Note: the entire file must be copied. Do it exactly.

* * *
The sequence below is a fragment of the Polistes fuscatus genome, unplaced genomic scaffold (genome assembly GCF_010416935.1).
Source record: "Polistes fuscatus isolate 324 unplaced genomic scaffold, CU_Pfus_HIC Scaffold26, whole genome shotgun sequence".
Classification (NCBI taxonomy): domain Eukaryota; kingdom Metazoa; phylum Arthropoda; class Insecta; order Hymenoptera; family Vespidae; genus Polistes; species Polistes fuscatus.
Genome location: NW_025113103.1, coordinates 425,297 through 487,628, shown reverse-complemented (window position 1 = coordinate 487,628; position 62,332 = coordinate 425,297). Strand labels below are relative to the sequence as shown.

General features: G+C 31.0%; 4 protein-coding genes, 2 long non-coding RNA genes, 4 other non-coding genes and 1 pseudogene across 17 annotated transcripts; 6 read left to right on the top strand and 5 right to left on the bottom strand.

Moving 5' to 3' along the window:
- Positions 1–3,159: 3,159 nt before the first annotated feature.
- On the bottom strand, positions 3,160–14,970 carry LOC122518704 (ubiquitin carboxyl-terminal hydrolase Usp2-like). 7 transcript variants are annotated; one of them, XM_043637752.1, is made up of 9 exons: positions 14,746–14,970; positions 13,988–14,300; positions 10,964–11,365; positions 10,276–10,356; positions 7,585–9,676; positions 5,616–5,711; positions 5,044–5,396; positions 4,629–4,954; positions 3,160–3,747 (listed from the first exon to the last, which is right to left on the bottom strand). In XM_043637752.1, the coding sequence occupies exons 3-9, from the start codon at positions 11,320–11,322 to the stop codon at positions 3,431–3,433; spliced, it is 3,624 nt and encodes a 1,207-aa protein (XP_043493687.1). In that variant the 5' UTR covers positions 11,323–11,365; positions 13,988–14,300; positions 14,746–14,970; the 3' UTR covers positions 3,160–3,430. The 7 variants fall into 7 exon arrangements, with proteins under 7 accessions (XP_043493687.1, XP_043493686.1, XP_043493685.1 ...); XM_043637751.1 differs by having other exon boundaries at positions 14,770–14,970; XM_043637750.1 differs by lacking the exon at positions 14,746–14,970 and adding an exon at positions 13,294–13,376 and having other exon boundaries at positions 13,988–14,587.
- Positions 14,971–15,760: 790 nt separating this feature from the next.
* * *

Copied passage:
The sequence below is a fragment of the Polistes fuscatus genome, unplaced genomic scaffold (genome assembly GCF_010416935.1).
Source record: "Polistes fuscatus isolate 324 unplaced genomic scaffold, CU_Pfus_HIC Scaffold26, whole genome shotgun sequence".
Classification (NCBI taxonomy): domain Eukaryota; kingdom Metazoa; phylum Arthropoda; class Insecta; order Hymenoptera; family Vespidae; genus Polistes; species Polistes fuscatus.
Genome location: NW_025113103.1, coordinates 425,297 through 487,628, shown reverse-complemented (window position 1 = coordinate 487,628; position 62,332 = coordinate 425,297). Strand labels below are relative to the sequence as shown.

General features: G+C 31.0%; 4 protein-coding genes, 2 long non-coding RNA genes, 4 other non-coding genes and 1 pseudogene across 17 annotated transcripts; 6 read left to right on the top strand and 5 right to left on the bottom strand.

Moving 5' to 3' along the window:
- Positions 1–3,159: 3,159 nt before the first annotated feature.
- On the bottom strand, positions 3,160–14,970 carry LOC122518704 (ubiquitin carboxyl-terminal hydrolase Usp2-like). 7 transcript variants are annotated; one of them, XM_043637752.1, is made up of 9 exons: positions 14,746–14,970; positions 13,988–14,300; positions 10,964–11,365; positions 10,276–10,356; positions 7,585–9,676; positions 5,616–5,711; positions 5,044–5,396; positions 4,629–4,954; positions 3,160–3,747 (listed from the first exon to the last, which is right to left on the bottom strand). In XM_043637752.1, the coding sequence occupies exons 3-9, from the start codon at positions 11,320–11,322 to the stop codon at positions 3,431–3,433; spliced, it is 3,624 nt and encodes a 1,207-aa protein (XP_043493687.1). In that variant the 5' UTR covers positions 11,323–11,365; positions 13,988–14,300; positions 14,746–14,970; the 3' UTR covers positions 3,160–3,430. The 7 variants fall into 7 exon arrangements, with proteins under 7 accessions (XP_043493687.1, XP_043493686.1, XP_043493685.1 ...); XM_043637751.1 differs by having other exon boundaries at positions 14,770–14,970; XM_043637750.1 differs by lacking the exon at positions 14,746–14,970 and adding an exon at positions 13,294–13,376 and having other exon boundaries at positions 13,988–14,587.
- Positions 14,971–15,760: 790 nt separating this feature from the next.